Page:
The principal forms of business associations in France are: (1) the ordinary partnership with a firm name (societe en nom collectif); (2) the limited partnership (societe en commandite); (3) the joint-stock company (societe anonyme).

The partnership is much the same as under English and American law except that the personal element is even more strongly accentuated; for instance, it would be fraud to insert in the name of the firm the proper names of any persons not actually connected with the firm. The partners are considered to have given each other the right to manage one for the other, and to bind the firm by their signatures.

* Report of Massachusetts Tax Commissioners upon Voluntary Associations, January 17, 1912. See also Sears on "Effective Substitutes for Incorporation," and Chanler on "Express Trusts".

The so-called societe anonyme resembles the English joint-stock company more closely than the American corporation. The separate existence of the association, apart from the individuals who make it up, is not so much insisted upon as in this country. The directors must be chosen from among the shareholders. In France the directors must draw up a brief statement every half-year showing the condition of the company as regards assets and liabilities. In all corporations it is necessary to deduct not less than 5% from the net profits of each year for the purpose of forming a reserve fund. This deduction need not be continued after the reserve fund has come to exceed 10% of the capital of the company.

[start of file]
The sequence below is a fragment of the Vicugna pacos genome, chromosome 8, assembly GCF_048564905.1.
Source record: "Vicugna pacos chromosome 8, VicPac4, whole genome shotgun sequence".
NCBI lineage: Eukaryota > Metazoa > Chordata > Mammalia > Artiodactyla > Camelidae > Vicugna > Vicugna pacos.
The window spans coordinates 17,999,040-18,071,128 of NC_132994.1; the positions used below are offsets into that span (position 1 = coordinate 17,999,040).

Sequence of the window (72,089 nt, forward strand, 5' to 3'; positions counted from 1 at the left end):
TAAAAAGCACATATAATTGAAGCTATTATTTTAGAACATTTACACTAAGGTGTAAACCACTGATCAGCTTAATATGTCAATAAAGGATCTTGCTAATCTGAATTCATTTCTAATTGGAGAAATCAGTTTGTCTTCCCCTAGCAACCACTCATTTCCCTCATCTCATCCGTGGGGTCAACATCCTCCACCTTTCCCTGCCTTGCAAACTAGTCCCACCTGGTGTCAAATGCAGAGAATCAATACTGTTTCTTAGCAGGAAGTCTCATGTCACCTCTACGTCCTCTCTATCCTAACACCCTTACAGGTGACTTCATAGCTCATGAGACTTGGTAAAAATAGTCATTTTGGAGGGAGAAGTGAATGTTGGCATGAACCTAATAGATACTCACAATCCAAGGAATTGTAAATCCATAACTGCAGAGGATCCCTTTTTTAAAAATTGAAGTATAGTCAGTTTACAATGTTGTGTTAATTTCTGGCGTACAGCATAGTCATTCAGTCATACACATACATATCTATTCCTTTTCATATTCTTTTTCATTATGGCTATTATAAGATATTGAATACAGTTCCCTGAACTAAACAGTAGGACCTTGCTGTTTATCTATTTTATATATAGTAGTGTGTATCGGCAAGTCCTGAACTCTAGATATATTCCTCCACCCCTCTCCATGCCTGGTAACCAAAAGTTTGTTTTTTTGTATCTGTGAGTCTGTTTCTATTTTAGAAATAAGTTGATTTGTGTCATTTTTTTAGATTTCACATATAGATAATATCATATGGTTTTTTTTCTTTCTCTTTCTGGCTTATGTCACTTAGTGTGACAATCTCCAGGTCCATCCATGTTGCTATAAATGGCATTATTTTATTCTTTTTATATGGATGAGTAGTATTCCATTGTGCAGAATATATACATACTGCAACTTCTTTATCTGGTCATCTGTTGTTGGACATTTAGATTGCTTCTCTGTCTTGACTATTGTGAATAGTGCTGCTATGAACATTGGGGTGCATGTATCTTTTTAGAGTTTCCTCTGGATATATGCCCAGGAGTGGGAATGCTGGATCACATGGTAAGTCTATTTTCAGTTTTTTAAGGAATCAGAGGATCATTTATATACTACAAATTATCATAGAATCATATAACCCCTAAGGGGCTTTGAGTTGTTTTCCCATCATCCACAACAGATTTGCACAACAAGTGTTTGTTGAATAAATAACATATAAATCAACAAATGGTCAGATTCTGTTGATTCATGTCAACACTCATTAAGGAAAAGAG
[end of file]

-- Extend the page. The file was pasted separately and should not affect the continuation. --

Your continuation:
In general, without attempting to enter into legal technicalities, the customary character of business associations is the same throughout the Latin countries, including France, Spain, Portugal, Italy, Belgium, and practically all of South America. In all these countries the societe anonyme is the form of association which corresponds to our corporation or joint-stock company.